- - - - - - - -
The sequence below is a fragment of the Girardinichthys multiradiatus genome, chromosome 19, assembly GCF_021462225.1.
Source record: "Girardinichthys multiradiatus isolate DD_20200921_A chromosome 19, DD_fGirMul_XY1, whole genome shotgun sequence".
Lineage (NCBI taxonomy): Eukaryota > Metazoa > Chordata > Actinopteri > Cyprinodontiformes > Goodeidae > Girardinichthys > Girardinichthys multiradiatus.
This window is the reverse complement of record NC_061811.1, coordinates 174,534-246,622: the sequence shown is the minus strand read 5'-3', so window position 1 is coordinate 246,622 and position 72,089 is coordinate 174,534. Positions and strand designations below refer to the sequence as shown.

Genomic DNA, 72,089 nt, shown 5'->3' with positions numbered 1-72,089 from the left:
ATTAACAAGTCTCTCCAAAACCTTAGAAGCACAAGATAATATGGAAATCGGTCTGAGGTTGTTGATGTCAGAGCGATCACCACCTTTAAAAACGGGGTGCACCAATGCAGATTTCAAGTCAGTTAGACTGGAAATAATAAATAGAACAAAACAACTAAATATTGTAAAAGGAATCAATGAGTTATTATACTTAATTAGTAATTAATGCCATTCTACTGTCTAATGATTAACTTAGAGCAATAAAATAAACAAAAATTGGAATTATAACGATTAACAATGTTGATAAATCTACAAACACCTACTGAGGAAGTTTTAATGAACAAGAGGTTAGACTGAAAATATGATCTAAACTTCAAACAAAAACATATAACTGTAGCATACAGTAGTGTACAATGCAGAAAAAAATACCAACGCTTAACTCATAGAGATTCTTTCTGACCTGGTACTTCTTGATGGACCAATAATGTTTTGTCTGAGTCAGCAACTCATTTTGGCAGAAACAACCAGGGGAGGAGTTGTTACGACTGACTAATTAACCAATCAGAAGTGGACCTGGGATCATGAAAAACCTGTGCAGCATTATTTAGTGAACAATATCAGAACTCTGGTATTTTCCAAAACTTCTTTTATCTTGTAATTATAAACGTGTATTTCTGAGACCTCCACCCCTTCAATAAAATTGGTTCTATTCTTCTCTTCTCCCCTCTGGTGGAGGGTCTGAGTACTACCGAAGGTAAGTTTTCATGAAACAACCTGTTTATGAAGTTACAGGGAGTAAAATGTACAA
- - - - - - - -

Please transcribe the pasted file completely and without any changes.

The sequence below is a fragment of the Girardinichthys multiradiatus genome, chromosome 19, assembly GCF_021462225.1.
Source record: "Girardinichthys multiradiatus isolate DD_20200921_A chromosome 19, DD_fGirMul_XY1, whole genome shotgun sequence".
Lineage (NCBI taxonomy): Eukaryota > Metazoa > Chordata > Actinopteri > Cyprinodontiformes > Goodeidae > Girardinichthys > Girardinichthys multiradiatus.
This window is the reverse complement of record NC_061811.1, coordinates 174,534-246,622: the sequence shown is the minus strand read 5'-3', so window position 1 is coordinate 246,622 and position 72,089 is coordinate 174,534. Positions and strand designations below refer to the sequence as shown.

Genomic DNA, 72,089 nt, shown 5'->3' with positions numbered 1-72,089 from the left:
ATTAACAAGTCTCTCCAAAACCTTAGAAGCACAAGATAATATGGAAATCGGTCTGAGGTTGTTGATGTCAGAGCGATCACCACCTTTAAAAACGGGGTGCACCAATGCAGATTTCAAGTCAGTTAGACTGGAAATAATAAATAGAACAAAACAACTAAATATTGTAAAAGGAATCAATGAGTTATTATACTTAATTAGTAATTAATGCCATTCTACTGTCTAATGATTAACTTAGAGCAATAAAATAAACAAAAATTGGAATTATAACGATTAACAATGTTGATAAATCTACAAACACCTACTGAGGAAGTTTTAATGAACAAGAGGTTAGACTGAAAATATGATCTAAACTTCAAACAAAAACATATAACTGTAGCATACAGTAGTGTACAATGCAGAAAAAAATACCAACGCTTAACTCATAGAGATTCTTTCTGACCTGGTACTTCTTGATGGACCAATAATGTTTTGTCTGAGTCAGCAACTCATTTTGGCAGAAACAACCAGGGGAGGAGTTGTTACGACTGACTAATTAACCAATCAGAAGTGGACCTGGGATCATGAAAAACCTGTGCAGCATTATTTAGTGAACAATATCAGAACTCTGGTATTTTCCAAAACTTCTTTTATCTTGTAATTATAAACGTGTATTTCTGAGACCTCCACCCCTTCAATAAAATTGGTTCTATTCTTCTCTTCTCCCCTCTGGTGGAGGGTCTGAGTACTACCGAAGGTAAGTTTTCATGAAACAACCTGTTTATGAAGTTACAGGGAGTAAAATGTACAA